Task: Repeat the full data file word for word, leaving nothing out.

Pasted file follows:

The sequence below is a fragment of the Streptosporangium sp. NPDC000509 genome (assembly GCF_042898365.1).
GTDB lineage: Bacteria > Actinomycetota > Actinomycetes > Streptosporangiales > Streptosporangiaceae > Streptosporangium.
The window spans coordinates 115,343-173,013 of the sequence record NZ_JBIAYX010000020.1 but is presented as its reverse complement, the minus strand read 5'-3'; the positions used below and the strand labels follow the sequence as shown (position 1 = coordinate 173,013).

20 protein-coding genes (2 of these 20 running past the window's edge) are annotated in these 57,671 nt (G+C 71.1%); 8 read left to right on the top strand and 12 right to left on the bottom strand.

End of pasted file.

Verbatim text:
The sequence below is a fragment of the Streptosporangium sp. NPDC000509 genome (assembly GCF_042898365.1).
GTDB lineage: Bacteria > Actinomycetota > Actinomycetes > Streptosporangiales > Streptosporangiaceae > Streptosporangium.
The window spans coordinates 115,343-173,013 of the sequence record NZ_JBIAYX010000020.1 but is presented as its reverse complement, the minus strand read 5'-3'; the positions used below and the strand labels follow the sequence as shown (position 1 = coordinate 173,013).

20 protein-coding genes (2 of these 20 running past the window's edge) are annotated in these 57,671 nt (G+C 71.1%); 8 read left to right on the top strand and 12 right to left on the bottom strand.